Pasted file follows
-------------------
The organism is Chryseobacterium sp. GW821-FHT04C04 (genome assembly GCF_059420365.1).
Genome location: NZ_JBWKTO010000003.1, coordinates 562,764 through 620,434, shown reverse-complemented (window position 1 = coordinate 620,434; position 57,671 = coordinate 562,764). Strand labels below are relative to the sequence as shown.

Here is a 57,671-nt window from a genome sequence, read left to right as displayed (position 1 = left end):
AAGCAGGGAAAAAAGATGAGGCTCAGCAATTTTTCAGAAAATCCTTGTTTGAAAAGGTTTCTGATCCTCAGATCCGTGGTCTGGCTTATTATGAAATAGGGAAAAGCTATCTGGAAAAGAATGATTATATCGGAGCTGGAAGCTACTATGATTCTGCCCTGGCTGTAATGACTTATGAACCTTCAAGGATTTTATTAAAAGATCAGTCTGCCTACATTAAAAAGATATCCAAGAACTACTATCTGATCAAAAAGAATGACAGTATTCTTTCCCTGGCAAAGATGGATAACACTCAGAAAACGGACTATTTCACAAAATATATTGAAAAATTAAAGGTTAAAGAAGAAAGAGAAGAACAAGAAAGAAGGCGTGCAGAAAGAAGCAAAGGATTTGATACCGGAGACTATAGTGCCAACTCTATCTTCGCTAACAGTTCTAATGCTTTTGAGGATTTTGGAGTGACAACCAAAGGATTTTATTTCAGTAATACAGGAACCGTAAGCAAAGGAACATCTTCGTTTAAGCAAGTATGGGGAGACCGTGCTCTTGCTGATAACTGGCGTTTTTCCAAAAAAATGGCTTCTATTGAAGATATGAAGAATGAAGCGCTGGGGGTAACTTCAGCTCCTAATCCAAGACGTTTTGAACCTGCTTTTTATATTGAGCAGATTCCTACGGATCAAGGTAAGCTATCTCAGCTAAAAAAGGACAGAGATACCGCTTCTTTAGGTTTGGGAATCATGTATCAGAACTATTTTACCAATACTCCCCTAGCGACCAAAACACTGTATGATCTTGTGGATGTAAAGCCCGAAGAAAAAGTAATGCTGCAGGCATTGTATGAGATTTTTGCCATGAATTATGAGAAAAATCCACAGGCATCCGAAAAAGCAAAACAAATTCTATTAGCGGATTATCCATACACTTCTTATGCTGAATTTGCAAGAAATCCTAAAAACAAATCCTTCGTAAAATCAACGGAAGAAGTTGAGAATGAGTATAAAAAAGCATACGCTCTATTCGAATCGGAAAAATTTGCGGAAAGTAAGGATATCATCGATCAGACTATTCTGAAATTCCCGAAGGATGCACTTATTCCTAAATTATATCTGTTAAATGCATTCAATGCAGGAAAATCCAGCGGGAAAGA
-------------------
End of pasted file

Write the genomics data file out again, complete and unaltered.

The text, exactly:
The organism is Chryseobacterium sp. GW821-FHT04C04 (genome assembly GCF_059420365.1).
Genome location: NZ_JBWKTO010000003.1, coordinates 562,764 through 620,434, shown reverse-complemented (window position 1 = coordinate 620,434; position 57,671 = coordinate 562,764). Strand labels below are relative to the sequence as shown.

Here is a 57,671-nt window from a genome sequence, read left to right as displayed (position 1 = left end):
AAGCAGGGAAAAAAGATGAGGCTCAGCAATTTTTCAGAAAATCCTTGTTTGAAAAGGTTTCTGATCCTCAGATCCGTGGTCTGGCTTATTATGAAATAGGGAAAAGCTATCTGGAAAAGAATGATTATATCGGAGCTGGAAGCTACTATGATTCTGCCCTGGCTGTAATGACTTATGAACCTTCAAGGATTTTATTAAAAGATCAGTCTGCCTACATTAAAAAGATATCCAAGAACTACTATCTGATCAAAAAGAATGACAGTATTCTTTCCCTGGCAAAGATGGATAACACTCAGAAAACGGACTATTTCACAAAATATATTGAAAAATTAAAGGTTAAAGAAGAAAGAGAAGAACAAGAAAGAAGGCGTGCAGAAAGAAGCAAAGGATTTGATACCGGAGACTATAGTGCCAACTCTATCTTCGCTAACAGTTCTAATGCTTTTGAGGATTTTGGAGTGACAACCAAAGGATTTTATTTCAGTAATACAGGAACCGTAAGCAAAGGAACATCTTCGTTTAAGCAAGTATGGGGAGACCGTGCTCTTGCTGATAACTGGCGTTTTTCCAAAAAAATGGCTTCTATTGAAGATATGAAGAATGAAGCGCTGGGGGTAACTTCAGCTCCTAATCCAAGACGTTTTGAACCTGCTTTTTATATTGAGCAGATTCCTACGGATCAAGGTAAGCTATCTCAGCTAAAAAAGGACAGAGATACCGCTTCTTTAGGTTTGGGAATCATGTATCAGAACTATTTTACCAATACTCCCCTAGCGACCAAAACACTGTATGATCTTGTGGATGTAAAGCCCGAAGAAAAAGTAATGCTGCAGGCATTGTATGAGATTTTTGCCATGAATTATGAGAAAAATCCACAGGCATCCGAAAAAGCAAAACAAATTCTATTAGCGGATTATCCATACACTTCTTATGCTGAATTTGCAAGAAATCCTAAAAACAAATCCTTCGTAAAATCAACGGAAGAAGTTGAGAATGAGTATAAAAAAGCATACGCTCTATTCGAATCGGAAAAATTTGCGGAAAGTAAGGATATCATCGATCAGACTATTCTGAAATTCCCGAAGGATGCACTTATTCCTAAATTATATCTGTTAAATGCATTCAATGCAGGAAAATCCAGCGGGAAAGA